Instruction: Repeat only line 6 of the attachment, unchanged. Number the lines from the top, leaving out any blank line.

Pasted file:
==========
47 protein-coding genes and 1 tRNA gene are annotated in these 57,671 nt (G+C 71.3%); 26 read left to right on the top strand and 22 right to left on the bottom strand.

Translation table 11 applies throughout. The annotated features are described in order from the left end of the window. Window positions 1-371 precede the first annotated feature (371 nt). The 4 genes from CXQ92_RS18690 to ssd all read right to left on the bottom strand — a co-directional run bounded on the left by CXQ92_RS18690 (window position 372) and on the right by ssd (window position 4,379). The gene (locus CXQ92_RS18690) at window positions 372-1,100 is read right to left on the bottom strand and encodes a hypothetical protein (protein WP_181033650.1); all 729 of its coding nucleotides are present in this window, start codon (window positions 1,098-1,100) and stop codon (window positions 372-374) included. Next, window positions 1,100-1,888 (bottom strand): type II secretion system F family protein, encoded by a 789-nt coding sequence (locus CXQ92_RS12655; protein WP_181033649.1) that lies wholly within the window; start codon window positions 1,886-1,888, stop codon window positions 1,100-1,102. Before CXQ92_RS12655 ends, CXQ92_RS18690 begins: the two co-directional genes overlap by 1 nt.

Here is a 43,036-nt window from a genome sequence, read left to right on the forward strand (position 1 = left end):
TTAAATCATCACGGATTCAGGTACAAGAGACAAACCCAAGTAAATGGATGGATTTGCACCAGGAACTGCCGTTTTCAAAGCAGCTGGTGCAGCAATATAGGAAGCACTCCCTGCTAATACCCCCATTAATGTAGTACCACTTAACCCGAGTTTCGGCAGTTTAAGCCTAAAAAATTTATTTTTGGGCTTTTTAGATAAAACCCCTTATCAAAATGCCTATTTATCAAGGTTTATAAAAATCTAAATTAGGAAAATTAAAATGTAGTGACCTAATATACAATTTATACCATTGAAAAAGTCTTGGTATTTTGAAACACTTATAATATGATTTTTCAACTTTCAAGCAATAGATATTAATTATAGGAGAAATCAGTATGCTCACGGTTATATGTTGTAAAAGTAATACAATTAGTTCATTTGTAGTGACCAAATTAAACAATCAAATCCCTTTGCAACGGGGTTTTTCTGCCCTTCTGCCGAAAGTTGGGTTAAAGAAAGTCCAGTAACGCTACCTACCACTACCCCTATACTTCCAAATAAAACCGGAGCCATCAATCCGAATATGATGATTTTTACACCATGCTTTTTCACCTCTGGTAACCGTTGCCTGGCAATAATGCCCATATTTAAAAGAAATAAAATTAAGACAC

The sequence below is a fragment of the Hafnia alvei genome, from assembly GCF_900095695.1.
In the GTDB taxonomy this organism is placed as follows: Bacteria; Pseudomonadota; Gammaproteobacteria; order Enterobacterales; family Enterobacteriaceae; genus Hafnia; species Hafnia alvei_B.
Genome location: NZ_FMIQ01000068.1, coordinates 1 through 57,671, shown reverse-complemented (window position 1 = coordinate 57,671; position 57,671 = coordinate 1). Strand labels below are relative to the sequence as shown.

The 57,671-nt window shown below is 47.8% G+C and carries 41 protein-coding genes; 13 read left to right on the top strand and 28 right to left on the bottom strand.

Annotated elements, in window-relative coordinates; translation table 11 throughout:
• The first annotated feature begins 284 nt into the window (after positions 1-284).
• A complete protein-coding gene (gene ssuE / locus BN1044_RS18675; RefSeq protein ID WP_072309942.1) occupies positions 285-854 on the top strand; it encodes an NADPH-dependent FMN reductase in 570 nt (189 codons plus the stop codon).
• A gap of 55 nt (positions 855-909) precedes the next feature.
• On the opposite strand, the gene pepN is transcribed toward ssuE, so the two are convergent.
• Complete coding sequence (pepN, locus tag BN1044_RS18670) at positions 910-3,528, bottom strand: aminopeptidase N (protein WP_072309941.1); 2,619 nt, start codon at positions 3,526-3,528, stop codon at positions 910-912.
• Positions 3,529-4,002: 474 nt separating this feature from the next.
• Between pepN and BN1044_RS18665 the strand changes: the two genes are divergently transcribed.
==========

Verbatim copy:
In the GTDB taxonomy this organism is placed as follows: Bacteria; Pseudomonadota; Gammaproteobacteria; order Enterobacterales; family Enterobacteriaceae; genus Hafnia; species Hafnia alvei_B.